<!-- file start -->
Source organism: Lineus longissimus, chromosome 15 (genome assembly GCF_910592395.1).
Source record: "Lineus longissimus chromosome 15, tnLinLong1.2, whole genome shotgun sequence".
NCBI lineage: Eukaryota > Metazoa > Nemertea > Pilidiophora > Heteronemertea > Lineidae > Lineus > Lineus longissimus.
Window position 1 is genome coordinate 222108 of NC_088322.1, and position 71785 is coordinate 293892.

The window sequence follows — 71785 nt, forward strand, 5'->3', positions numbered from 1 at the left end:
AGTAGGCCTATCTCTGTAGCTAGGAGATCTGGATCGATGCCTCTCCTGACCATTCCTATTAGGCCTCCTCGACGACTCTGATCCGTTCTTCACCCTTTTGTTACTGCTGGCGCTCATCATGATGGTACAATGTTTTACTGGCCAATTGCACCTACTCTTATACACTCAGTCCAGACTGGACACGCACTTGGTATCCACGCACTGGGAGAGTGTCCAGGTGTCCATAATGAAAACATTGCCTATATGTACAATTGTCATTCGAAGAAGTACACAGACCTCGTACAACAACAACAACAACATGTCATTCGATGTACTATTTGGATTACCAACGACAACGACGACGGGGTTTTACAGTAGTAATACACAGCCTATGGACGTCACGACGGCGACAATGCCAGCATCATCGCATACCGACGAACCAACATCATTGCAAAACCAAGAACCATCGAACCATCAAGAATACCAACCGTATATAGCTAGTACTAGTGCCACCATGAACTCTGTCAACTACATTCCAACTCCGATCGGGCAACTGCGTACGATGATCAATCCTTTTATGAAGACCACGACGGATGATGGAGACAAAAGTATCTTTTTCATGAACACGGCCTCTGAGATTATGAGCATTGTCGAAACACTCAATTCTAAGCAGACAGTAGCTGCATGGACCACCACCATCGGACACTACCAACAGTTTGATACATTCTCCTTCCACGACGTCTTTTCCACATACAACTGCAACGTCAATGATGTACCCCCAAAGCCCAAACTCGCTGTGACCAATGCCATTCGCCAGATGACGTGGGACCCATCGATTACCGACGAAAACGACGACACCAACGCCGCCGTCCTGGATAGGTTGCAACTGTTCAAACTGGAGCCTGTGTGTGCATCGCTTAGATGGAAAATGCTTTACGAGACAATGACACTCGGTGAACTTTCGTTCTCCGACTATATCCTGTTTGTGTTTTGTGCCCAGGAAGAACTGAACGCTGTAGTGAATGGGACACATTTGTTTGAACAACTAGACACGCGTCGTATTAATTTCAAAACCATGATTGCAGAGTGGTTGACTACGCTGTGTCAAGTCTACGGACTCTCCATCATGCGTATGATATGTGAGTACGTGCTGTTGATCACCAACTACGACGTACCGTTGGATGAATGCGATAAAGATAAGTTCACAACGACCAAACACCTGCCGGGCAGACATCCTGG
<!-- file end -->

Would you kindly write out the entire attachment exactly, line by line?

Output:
Source organism: Lineus longissimus, chromosome 15 (genome assembly GCF_910592395.1).
Source record: "Lineus longissimus chromosome 15, tnLinLong1.2, whole genome shotgun sequence".
NCBI lineage: Eukaryota > Metazoa > Nemertea > Pilidiophora > Heteronemertea > Lineidae > Lineus > Lineus longissimus.
Window position 1 is genome coordinate 222108 of NC_088322.1, and position 71785 is coordinate 293892.

The window sequence follows — 71785 nt, forward strand, 5'->3', positions numbered from 1 at the left end:
AGTAGGCCTATCTCTGTAGCTAGGAGATCTGGATCGATGCCTCTCCTGACCATTCCTATTAGGCCTCCTCGACGACTCTGATCCGTTCTTCACCCTTTTGTTACTGCTGGCGCTCATCATGATGGTACAATGTTTTACTGGCCAATTGCACCTACTCTTATACACTCAGTCCAGACTGGACACGCACTTGGTATCCACGCACTGGGAGAGTGTCCAGGTGTCCATAATGAAAACATTGCCTATATGTACAATTGTCATTCGAAGAAGTACACAGACCTCGTACAACAACAACAACAACATGTCATTCGATGTACTATTTGGATTACCAACGACAACGACGACGGGGTTTTACAGTAGTAATACACAGCCTATGGACGTCACGACGGCGACAATGCCAGCATCATCGCATACCGACGAACCAACATCATTGCAAAACCAAGAACCATCGAACCATCAAGAATACCAACCGTATATAGCTAGTACTAGTGCCACCATGAACTCTGTCAACTACATTCCAACTCCGATCGGGCAACTGCGTACGATGATCAATCCTTTTATGAAGACCACGACGGATGATGGAGACAAAAGTATCTTTTTCATGAACACGGCCTCTGAGATTATGAGCATTGTCGAAACACTCAATTCTAAGCAGACAGTAGCTGCATGGACCACCACCATCGGACACTACCAACAGTTTGATACATTCTCCTTCCACGACGTCTTTTCCACATACAACTGCAACGTCAATGATGTACCCCCAAAGCCCAAACTCGCTGTGACCAATGCCATTCGCCAGATGACGTGGGACCCATCGATTACCGACGAAAACGACGACACCAACGCCGCCGTCCTGGATAGGTTGCAACTGTTCAAACTGGAGCCTGTGTGTGCATCGCTTAGATGGAAAATGCTTTACGAGACAATGACACTCGGTGAACTTTCGTTCTCCGACTATATCCTGTTTGTGTTTTGTGCCCAGGAAGAACTGAACGCTGTAGTGAATGGGACACATTTGTTTGAACAACTAGACACGCGTCGTATTAATTTCAAAACCATGATTGCAGAGTGGTTGACTACGCTGTGTCAAGTCTACGGACTCTCCATCATGCGTATGATATGTGAGTACGTGCTGTTGATCACCAACTACGACGTACCGTTGGATGAATGCGATAAAGATAAGTTCACAACGACCAAACACCTGCCGGGCAGACATCCTGG